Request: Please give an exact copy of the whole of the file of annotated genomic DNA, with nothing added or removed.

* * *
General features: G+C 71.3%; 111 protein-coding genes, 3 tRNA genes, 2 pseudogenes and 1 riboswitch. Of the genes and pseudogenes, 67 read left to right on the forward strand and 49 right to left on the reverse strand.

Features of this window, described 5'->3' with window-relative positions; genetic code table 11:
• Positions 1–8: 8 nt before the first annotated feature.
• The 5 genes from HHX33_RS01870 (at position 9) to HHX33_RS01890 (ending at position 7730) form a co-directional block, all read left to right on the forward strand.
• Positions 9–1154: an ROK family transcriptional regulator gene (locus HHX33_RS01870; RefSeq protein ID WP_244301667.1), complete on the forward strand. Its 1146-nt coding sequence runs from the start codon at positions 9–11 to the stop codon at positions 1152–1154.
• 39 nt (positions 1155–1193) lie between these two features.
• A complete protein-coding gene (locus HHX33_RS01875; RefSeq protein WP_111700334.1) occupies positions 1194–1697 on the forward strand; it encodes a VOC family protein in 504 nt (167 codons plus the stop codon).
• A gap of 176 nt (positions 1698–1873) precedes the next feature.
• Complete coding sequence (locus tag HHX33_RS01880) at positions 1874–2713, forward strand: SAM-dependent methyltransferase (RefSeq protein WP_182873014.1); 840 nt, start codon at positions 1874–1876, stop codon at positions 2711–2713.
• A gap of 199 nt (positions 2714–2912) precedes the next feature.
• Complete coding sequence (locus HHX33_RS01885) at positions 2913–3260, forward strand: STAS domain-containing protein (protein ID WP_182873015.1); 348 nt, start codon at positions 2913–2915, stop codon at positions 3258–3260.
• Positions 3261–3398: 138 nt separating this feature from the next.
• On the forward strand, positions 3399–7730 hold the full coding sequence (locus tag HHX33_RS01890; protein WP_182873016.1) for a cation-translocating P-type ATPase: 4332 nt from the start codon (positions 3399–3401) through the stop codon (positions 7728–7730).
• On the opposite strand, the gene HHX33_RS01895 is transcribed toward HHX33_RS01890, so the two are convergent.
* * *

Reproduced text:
General features: G+C 71.3%; 111 protein-coding genes, 3 tRNA genes, 2 pseudogenes and 1 riboswitch. Of the genes and pseudogenes, 67 read left to right on the forward strand and 49 right to left on the reverse strand.

Features of this window, described 5'->3' with window-relative positions; genetic code table 11:
• Positions 1–8: 8 nt before the first annotated feature.
• The 5 genes from HHX33_RS01870 (at position 9) to HHX33_RS01890 (ending at position 7730) form a co-directional block, all read left to right on the forward strand.
• Positions 9–1154: an ROK family transcriptional regulator gene (locus HHX33_RS01870; RefSeq protein ID WP_244301667.1), complete on the forward strand. Its 1146-nt coding sequence runs from the start codon at positions 9–11 to the stop codon at positions 1152–1154.
• 39 nt (positions 1155–1193) lie between these two features.
• A complete protein-coding gene (locus HHX33_RS01875; RefSeq protein WP_111700334.1) occupies positions 1194–1697 on the forward strand; it encodes a VOC family protein in 504 nt (167 codons plus the stop codon).
• A gap of 176 nt (positions 1698–1873) precedes the next feature.
• Complete coding sequence (locus tag HHX33_RS01880) at positions 1874–2713, forward strand: SAM-dependent methyltransferase (RefSeq protein WP_182873014.1); 840 nt, start codon at positions 1874–1876, stop codon at positions 2711–2713.
• A gap of 199 nt (positions 2714–2912) precedes the next feature.
• Complete coding sequence (locus HHX33_RS01885) at positions 2913–3260, forward strand: STAS domain-containing protein (protein ID WP_182873015.1); 348 nt, start codon at positions 2913–2915, stop codon at positions 3258–3260.
• Positions 3261–3398: 138 nt separating this feature from the next.
• On the forward strand, positions 3399–7730 hold the full coding sequence (locus tag HHX33_RS01890; protein WP_182873016.1) for a cation-translocating P-type ATPase: 4332 nt from the start codon (positions 3399–3401) through the stop codon (positions 7728–7730).
• On the opposite strand, the gene HHX33_RS01895 is transcribed toward HHX33_RS01890, so the two are convergent.